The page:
"Incomplete medical histories and undisclosed conditions, treatment or medications raises obvious concerns on the reliability and usefulness of patient health data in application of risk based analytics, care plans, modeling, payment reforms, and population health programming," said Brown. "This revelation should force cybersecurity solutions to the top of the technology priorities in 2017 to achieve real trust in big data reliability."

Conversely, survey respondents related that more technology the physician is perceived as using to manage the patient's healthcare, the higher the trust level patients had in their provider. 84% of patients said their trust in their provider is influenced by how the provider uses the technology, rather than only 5% of consumers had any issue in trusting in the actual technology.

Overworked Nurses get yet another Duty

Patient from hospitals under 200 beds are the most challenged by the patient portals, engagement tools and monitoring systems provided at discharge. 92% of patients express difficulty understanding the instructions or use of the technological applications.

Hospitals over 400 beds have the most success with patient technology satisfaction and usability.

"We can attribute this to the role of technological education to patients that falls on nurses in large facilities, "said Brown. "The role of mediating between patients and technology usually falls on nurses because they have the appropriate culture and clinical background to perceive actual patient needs and literacy."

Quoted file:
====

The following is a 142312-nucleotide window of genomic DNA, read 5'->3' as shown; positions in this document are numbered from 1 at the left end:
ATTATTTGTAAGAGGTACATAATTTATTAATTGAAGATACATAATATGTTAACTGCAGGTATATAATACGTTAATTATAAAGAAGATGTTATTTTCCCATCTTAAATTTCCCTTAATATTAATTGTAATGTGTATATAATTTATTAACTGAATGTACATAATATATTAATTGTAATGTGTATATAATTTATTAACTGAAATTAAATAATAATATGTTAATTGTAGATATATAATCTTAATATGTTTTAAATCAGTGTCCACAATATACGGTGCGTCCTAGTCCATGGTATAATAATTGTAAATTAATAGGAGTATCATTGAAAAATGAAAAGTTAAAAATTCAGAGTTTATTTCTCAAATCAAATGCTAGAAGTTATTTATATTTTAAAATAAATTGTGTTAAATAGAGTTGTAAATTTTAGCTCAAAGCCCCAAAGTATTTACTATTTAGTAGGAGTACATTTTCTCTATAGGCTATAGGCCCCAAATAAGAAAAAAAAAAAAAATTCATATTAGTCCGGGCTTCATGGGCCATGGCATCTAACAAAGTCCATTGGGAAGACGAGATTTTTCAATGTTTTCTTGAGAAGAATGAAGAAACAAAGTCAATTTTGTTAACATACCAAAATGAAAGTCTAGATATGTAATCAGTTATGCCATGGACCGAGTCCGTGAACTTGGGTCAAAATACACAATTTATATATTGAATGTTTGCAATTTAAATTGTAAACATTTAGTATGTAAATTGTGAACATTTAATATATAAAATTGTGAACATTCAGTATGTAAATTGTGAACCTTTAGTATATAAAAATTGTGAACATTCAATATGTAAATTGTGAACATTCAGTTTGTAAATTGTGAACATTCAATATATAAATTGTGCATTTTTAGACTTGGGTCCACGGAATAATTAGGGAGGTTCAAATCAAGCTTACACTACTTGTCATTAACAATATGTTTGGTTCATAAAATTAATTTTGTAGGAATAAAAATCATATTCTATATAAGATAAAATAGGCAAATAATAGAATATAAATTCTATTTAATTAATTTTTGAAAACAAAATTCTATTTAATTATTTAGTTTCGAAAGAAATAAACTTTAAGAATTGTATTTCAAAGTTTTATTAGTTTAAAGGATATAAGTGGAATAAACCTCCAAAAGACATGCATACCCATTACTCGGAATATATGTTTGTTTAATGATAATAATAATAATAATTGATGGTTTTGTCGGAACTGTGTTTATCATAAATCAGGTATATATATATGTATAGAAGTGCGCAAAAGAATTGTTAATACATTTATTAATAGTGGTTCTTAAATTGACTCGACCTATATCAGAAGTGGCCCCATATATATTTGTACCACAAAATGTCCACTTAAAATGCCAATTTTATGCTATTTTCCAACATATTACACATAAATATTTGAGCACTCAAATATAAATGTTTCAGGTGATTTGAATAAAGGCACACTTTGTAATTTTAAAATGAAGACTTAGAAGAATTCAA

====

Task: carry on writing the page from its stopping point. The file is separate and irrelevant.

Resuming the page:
However, in hospitals under 200 beds 94% of nurse leaders responding in a separate support survey in Q4 2016 report they have no time factored into the discharge process to improve patient tech literacy.

Physicians Don't Want all that Information

94% of physicians find all that data overwhelming, redundant and unlikely to make a clinical difference.

In contrast, 91% of people with wearables believe their physician practice's medical record system should store that health related data as requested.

96 percent of physician office patients said they left their visit with poorly communicated or miscommunicated instructions on patient portal use.

94 percent with health or activity trackers said their physician, when asked, informed them the practice had no capability or interest in coordinating their outcomes currently via their EHR. 98% of patients using a nutritional or weight loss app had similar responses from their doctors.

Conversely, 82 percent of physicians surveyed report that some highly literate patients surfing healthcare internet sites collect both valid and invalid information about their condition, often complicating diagnoses and exceeding time allotments for visits currently under the current system.

Four in ten patients attempted to use the portal provided by their physician, but 83 percent found it difficult to navigate when at home.

But Patients want their Physicians to have all that Information

85 percent of doctors lamented that the addition of EHRs and other technologies has made patient care too impersonal. Yet a larger disengage between doctors and patients is occurring, noted by the  89 percent of consumers surveyed between 21 and 64 that will demand access to more information and having choice in their treatment providers, locations and alternatives. 72 percent of patients that have used patient portals and healthcare information sites in 2016 state they believe their primary care doctor has less technology acumen then they do.